Cloudbleed: What you need to know and what you need to do

On February 17, 2017, vulnerability researcher from Google's Project Zero Tavis Ormandy stumbled across what looked like a really nasty data leak from Cloudflare, a web performance and security company. He quickly contacted the "right" people at Cloudflare and the situation was addressed in less than an hour.

Any data breach can be significant. Especially when a service has over one billion users. We'll direct you to the Cloudflare incident report for the full details of what happened (warning: it's pretty technical). In layman's terms, data was leaked that was potentially sensitive. This data was available to anyone, even web spiders used by search engines. SSL keys were not leaked.

The Cloudflare features that used the affected HTML parser (email obfuscation, Server-side Excludes, and Automatic HTTPS Rewrites) were in use by a lot of companies. Most likely companies that you have online accounts with. This means your data may have been exposed.

Mobile Nations, which operates Windows Central, uses some of Cloudflare's services. In fact, you'll find us on the list floating around of sites potentially affected. We have verified that the affected services aren't in use nor have ever been used on any Mobile Nations sites.

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We also received notice from Cloudflare about the leak and they had this to say:

Your domain is not one of the domains where we have discovered exposed data in any third party caches. The bug has been patched so it is no longer leaking data. However, we continue to work with these caches to review their records and help them purge any exposed data we find. If we discover any data leaked about your domains during this search, we will reach out to you directly and provide you full details of what we have found.

Look for a similar statement from other places you have an account with for information about your data that may have been exposed.

What should you do?



Like most big security instances, we'll never know the full details of what was and wasn't leaked out. We can confirm that we aren't using the services that were mentioned as vulnerable, but we don't know how anything else on Cloudflare's servers might have been affected. Every Cloudflare customer is in the same boat.

That means it's time for you to get proactive.

Change the passwords for all of your online accounts

Yes, this sucks, but know what sucks more? Having someone get your details and have access to stuff you don't want them to have access to. Use a password manager and let it make crazy passwords and remember them for you if you don't have your own password management routine. If you haven't used a password manager in the past but wanted to check one out, now is a perfect time.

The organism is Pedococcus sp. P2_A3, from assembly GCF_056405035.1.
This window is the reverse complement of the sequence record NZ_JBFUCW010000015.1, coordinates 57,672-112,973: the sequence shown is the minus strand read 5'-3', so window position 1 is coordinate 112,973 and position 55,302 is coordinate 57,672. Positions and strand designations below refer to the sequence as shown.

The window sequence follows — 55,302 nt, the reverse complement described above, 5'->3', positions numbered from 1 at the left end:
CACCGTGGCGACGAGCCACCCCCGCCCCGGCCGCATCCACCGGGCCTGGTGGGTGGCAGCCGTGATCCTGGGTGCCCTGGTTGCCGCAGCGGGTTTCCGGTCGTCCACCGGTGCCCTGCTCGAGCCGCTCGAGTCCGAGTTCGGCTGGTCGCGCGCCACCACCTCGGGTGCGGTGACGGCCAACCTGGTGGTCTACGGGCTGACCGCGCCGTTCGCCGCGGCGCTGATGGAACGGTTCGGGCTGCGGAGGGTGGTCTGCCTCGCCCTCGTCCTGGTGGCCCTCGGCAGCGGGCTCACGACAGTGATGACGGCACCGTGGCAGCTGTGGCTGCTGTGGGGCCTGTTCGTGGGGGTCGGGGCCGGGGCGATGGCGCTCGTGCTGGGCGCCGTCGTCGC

More: Best password managers for Windows

Now is also a good time to remember that you should be changing your passwords regularly, which makes a password manager a must if you have a lot of accounts.

Enable two-factor authentication on every account possible

If you have two-factor authentication enabled, someone else with your login details still won't be able to access your account. Two-factor authentication can also be a pain in the butt sometimes, but it's the best way to protect yourself when a big data breach happens, like the one we're seeing now.

Here are some resources on two-factor authentication.

Nothing we can do will prevent these kinds of data leaks. The important thing is what we can do to protect ourselves when they happen.

Jerry Hildenbrand

I'm an RHCE and Electrical Engineer who loves gadgets of all kinds. You'll find my writings across Mobile Nations and you can hit me on Twitter if you want to say hey.

  • Speaking of password managers, LastPass password syncing across devices is now available in the free version.
  • I don’t get why we must change pwds for every single acct we have, no way I’m doing that, I have 700-odd. I see nowhere in the article, that clearly articulates why this is necessary, admittedly I did skim read.
  • It is mentioned in the article lol - second line or so under why you should change your passwords...
  • ...second line or so under why you should change your passwords...
    There is no heading called "Why you should change your passwords"? Cheers.
  • Another advantage of a password manager is that you can go through the list one by one if you need to and reset everything. Rather than keeping a list mentally or elsewhere in OneNote or a Word Doc
  • Lord, nit that Tavis dill-hole. It has been pointed out so many times, if he was doing this for the good, he wouldn't be making public announcements of these issues. Just a **** stirrer in sheep's clothing.
  • Would you rather have security researchers not tell the public when there's a security breach so that people wouldn't know to change their passwords? Especially considering this one has already been patched.
  • I'd rather he work with them instead of immediately announcing to everyone, including the bad guys, that there is an issue. He might want to start with many of the Google services with issues and all the holes in Android. I dont see him going public with that mess.
  • On February 17, he contacted Cloudflare and they fixed it under a hour, which means this can't be exploited anymore in the way the security researcher discovered the flaw.
  • Thanks for the info. Have a glorious evening.
  • anyone else notice that the article about the new forums used android devices for all images? their excuse was that it was a 'generic' article for all of the MN sites. THIS article, they use a WP and PC, but on the AC site, they are using a Android phone, even though the information is basically the same.
  • Newsflash: even Microsoft doesn't use Windows phones!